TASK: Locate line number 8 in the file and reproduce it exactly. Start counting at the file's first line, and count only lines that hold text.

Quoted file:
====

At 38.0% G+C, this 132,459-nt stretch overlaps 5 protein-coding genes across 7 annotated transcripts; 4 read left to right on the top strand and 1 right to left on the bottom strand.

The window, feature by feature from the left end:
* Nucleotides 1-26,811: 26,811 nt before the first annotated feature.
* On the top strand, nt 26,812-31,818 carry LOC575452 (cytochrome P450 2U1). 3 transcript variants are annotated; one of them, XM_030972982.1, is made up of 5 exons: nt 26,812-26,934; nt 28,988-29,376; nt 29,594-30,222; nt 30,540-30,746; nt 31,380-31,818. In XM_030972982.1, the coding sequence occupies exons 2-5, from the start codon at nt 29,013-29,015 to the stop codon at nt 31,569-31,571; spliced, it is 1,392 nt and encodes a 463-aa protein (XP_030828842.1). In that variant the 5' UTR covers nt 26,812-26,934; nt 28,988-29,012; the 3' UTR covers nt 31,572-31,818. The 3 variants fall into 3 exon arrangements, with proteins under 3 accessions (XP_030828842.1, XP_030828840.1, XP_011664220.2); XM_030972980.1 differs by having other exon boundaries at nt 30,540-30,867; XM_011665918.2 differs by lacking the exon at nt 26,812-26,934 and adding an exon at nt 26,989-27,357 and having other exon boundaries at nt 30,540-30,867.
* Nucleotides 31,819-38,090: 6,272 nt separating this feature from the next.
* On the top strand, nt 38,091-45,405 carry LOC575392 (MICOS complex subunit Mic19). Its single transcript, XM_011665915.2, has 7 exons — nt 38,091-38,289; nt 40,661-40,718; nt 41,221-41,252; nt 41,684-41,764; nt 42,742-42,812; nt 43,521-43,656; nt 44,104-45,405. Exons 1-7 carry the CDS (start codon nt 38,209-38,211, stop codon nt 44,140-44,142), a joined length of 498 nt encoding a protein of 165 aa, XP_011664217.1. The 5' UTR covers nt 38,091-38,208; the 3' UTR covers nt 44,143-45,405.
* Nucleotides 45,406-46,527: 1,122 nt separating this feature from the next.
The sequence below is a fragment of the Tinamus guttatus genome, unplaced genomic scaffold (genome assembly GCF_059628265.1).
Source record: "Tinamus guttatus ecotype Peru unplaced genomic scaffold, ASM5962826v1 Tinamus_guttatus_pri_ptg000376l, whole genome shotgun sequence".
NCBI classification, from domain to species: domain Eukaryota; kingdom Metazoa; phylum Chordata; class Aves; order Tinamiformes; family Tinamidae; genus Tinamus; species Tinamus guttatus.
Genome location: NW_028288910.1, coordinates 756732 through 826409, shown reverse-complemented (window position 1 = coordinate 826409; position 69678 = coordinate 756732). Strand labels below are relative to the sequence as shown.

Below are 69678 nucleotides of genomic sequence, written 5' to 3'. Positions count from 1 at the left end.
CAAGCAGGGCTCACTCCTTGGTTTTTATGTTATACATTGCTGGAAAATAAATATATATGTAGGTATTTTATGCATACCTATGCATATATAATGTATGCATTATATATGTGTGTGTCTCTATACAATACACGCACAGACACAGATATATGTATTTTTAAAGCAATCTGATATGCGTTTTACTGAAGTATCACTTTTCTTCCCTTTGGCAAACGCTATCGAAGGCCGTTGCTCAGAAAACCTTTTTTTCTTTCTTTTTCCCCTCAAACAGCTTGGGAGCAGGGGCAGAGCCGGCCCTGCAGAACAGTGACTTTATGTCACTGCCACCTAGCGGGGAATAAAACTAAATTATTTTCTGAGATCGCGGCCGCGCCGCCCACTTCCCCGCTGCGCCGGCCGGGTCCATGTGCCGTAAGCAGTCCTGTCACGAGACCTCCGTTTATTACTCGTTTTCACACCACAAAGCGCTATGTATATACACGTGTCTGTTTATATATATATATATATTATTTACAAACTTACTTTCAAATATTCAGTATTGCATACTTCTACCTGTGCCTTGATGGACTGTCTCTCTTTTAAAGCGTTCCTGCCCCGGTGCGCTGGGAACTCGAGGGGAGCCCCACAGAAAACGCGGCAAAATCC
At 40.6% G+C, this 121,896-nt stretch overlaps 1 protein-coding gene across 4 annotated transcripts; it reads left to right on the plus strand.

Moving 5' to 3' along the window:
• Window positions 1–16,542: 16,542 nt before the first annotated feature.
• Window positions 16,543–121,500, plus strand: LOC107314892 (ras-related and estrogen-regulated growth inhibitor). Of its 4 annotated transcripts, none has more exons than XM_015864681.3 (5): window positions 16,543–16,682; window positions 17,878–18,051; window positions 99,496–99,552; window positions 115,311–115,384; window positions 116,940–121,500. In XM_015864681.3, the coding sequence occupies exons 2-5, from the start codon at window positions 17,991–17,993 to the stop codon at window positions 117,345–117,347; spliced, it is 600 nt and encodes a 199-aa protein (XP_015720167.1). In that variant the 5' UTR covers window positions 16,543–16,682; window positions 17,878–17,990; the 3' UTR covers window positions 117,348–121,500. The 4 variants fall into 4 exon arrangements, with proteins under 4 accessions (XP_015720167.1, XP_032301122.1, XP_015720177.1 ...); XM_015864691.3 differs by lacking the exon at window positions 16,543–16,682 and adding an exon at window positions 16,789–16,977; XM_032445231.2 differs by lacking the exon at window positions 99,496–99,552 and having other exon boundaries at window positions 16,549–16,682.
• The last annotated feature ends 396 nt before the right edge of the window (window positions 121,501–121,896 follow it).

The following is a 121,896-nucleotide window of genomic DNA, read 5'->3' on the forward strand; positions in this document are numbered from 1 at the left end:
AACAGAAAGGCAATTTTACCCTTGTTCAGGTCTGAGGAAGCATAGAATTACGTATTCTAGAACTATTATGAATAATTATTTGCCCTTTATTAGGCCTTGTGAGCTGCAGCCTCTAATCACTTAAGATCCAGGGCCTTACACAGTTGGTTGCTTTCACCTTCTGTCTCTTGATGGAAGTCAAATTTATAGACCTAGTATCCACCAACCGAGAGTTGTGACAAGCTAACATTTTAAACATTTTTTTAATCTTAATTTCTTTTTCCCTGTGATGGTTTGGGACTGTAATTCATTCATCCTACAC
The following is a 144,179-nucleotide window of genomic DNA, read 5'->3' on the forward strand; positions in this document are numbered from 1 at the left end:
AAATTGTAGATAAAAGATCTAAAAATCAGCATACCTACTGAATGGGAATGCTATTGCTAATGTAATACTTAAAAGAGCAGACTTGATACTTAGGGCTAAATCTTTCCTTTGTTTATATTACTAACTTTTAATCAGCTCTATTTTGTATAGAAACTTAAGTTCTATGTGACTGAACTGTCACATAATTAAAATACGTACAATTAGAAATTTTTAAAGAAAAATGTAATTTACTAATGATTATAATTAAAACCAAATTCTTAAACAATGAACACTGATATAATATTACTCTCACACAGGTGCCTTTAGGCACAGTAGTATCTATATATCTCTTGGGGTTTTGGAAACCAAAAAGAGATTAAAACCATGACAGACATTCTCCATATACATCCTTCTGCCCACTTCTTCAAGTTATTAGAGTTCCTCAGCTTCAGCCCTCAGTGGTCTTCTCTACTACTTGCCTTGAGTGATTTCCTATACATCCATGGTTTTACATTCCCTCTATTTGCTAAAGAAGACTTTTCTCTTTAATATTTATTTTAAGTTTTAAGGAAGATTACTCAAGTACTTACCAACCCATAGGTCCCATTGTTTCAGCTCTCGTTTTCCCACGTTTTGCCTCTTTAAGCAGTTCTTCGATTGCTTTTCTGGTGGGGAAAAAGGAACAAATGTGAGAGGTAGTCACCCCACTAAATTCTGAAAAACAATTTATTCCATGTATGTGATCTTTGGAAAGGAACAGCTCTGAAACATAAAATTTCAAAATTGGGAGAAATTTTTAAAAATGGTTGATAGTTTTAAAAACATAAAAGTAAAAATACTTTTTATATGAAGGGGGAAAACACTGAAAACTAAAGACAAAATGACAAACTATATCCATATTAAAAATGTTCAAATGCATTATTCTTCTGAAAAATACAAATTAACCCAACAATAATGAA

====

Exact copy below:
The sequence below is a fragment of the Tinamus guttatus genome, unplaced genomic scaffold (genome assembly GCF_059628265.1).